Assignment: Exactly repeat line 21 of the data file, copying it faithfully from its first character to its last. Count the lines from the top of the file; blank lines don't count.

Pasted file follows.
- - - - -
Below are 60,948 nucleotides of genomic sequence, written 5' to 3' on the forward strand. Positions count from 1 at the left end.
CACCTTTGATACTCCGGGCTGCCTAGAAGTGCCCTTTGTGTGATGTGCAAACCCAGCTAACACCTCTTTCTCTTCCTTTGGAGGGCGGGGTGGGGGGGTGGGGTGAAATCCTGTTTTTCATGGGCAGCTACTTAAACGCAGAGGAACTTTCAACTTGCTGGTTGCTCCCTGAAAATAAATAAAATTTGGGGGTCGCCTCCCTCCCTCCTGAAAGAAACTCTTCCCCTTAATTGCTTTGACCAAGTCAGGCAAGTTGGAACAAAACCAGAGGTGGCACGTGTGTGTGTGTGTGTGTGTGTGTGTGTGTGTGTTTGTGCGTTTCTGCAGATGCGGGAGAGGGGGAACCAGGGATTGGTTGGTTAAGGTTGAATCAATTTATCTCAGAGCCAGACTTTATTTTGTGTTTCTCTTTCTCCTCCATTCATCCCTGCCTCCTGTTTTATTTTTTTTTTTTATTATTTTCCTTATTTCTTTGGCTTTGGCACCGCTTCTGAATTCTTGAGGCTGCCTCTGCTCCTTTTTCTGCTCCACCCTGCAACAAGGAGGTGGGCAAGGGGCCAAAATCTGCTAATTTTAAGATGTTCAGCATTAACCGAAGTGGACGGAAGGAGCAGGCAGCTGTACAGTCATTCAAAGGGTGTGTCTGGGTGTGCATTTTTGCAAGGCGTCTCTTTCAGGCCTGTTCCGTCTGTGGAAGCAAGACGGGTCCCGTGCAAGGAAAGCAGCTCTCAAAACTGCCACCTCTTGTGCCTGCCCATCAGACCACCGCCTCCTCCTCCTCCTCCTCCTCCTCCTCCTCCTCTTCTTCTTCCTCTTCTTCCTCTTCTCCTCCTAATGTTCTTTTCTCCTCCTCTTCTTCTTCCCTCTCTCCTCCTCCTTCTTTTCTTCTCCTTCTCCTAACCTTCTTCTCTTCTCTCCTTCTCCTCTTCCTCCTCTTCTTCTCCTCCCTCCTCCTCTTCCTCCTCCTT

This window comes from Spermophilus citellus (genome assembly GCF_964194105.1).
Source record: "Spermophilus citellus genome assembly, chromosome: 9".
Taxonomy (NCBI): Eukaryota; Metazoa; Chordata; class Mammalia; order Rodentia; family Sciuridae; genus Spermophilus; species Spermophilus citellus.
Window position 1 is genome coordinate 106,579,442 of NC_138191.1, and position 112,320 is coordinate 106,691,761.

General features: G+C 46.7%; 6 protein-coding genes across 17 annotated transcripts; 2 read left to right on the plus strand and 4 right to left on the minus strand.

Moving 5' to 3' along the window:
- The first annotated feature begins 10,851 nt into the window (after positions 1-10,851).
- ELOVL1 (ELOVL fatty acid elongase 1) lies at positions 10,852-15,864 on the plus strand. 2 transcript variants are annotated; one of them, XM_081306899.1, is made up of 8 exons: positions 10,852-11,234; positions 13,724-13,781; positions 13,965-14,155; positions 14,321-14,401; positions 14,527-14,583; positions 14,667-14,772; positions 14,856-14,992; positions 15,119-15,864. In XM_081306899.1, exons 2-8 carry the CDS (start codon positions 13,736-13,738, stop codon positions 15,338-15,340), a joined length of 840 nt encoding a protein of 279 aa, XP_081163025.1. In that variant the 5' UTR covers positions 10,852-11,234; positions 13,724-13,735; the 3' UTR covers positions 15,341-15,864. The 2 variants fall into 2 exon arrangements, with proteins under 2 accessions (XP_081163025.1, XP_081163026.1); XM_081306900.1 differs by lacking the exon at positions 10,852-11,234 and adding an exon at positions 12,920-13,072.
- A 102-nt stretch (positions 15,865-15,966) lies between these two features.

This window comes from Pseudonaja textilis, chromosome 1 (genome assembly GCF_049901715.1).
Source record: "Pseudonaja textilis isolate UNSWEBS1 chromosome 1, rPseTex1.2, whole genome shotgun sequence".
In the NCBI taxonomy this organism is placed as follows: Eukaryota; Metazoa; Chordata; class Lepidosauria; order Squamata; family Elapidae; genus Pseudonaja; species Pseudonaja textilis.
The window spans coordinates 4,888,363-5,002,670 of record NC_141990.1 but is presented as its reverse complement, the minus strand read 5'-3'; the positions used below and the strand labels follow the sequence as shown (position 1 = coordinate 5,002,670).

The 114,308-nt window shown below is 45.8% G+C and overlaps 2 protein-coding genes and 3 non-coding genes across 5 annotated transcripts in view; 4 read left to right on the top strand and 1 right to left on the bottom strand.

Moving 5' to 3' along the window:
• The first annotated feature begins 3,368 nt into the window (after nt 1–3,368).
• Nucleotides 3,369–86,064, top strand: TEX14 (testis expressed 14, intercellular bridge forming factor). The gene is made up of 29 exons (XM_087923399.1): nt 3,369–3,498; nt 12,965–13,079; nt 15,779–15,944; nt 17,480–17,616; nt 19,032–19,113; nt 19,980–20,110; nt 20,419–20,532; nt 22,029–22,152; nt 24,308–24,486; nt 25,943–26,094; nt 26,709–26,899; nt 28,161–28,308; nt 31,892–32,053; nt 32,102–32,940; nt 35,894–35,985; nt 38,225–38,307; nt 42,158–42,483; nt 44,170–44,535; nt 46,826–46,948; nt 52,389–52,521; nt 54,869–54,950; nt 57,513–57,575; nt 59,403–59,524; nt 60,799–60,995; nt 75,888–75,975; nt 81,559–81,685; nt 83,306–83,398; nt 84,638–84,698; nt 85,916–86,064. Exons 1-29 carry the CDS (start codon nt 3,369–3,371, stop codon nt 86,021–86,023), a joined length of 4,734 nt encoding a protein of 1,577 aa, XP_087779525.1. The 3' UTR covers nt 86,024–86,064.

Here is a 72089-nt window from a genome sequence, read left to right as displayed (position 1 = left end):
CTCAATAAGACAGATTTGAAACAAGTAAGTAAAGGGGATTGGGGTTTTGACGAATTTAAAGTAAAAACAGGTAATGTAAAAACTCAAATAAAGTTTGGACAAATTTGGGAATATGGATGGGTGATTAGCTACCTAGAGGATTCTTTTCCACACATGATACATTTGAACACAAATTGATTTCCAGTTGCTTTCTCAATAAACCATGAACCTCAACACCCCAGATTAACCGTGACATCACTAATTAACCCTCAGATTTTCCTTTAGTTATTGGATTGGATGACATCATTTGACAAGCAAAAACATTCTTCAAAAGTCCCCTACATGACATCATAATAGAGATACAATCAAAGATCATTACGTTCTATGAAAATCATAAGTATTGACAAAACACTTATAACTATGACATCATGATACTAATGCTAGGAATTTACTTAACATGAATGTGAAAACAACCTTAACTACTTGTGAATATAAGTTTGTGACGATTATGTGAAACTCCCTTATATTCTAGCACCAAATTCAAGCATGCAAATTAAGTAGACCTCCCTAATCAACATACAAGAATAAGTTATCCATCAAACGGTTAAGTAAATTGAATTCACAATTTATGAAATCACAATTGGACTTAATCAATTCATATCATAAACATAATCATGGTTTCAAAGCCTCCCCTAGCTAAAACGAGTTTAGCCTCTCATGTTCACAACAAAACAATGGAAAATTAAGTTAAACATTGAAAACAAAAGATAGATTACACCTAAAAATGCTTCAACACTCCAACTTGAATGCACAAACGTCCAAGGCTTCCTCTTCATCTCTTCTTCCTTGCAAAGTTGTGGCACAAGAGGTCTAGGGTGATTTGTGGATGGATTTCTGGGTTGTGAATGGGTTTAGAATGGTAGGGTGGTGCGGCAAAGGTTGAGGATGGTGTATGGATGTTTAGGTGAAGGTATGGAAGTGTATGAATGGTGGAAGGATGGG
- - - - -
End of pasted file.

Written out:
CTCAATAAGACAGATTTGAAACAAGTAAGTAAAGGGGATTGGGGTTTTGACGAATTTAAAGTAAAAACAGGTAATGTAAAAACTCAAATAAAGTTTGGACAAATTTGGGAATATGGATGGGTGATTAGCTACCTAGAGGATTCTTTTCCACACATGATACATTTGAACACAAATTGATTTCCAGTTGCTTTCTCAATAAACCATGAACCTCAACACCCCAGATTAACCGTGACATCACTAATTAACCCTCAGATTTTCCTTTAGTTATTGGATTGGATGACATCATTTGACAAGCAAAAACATTCTTCAAAAGTCCCCTACATGACATCATAATAGAGATACAATCAAAGATCATTACGTTCTATGAAAATCATAAGTATTGACAAAACACTTATAACTATGACATCATGATACTAATGCTAGGAATTTACTTAACATGAATGTGAAAACAACCTTAACTACTTGTGAATATAAGTTTGTGACGATTATGTGAAACTCCCTTATATTCTAGCACCAAATTCAAGCATGCAAATTAAGTAGACCTCCCTAATCAACATACAAGAATAAGTTATCCATCAAACGGTTAAGTAAATTGAATTCACAATTTATGAAATCACAATTGGACTTAATCAATTCATATCATAAACATAATCATGGTTTCAAAGCCTCCCCTAGCTAAAACGAGTTTAGCCTCTCATGTTCACAACAAAACAATGGAAAATTAAGTTAAACATTGAAAACAAAAGATAGATTACACCTAAAAATGCTTCAACACTCCAACTTGAATGCACAAACGTCCAAGGCTTCCTCTTCATCTCTTCTTCCTTGCAAAGTTGTGGCACAAGAGGTCTAGGGTGATTTGTGGATGGATTTCTGGGTTGTGAATGGGTTTAGAATGGTAGGGTGGTGCGGCAAAGGTTGAGGATGGTGTATGGATGTTTAGGTGAAGGTATGGAAGTGTATGAATGGTGGAAGGATGGG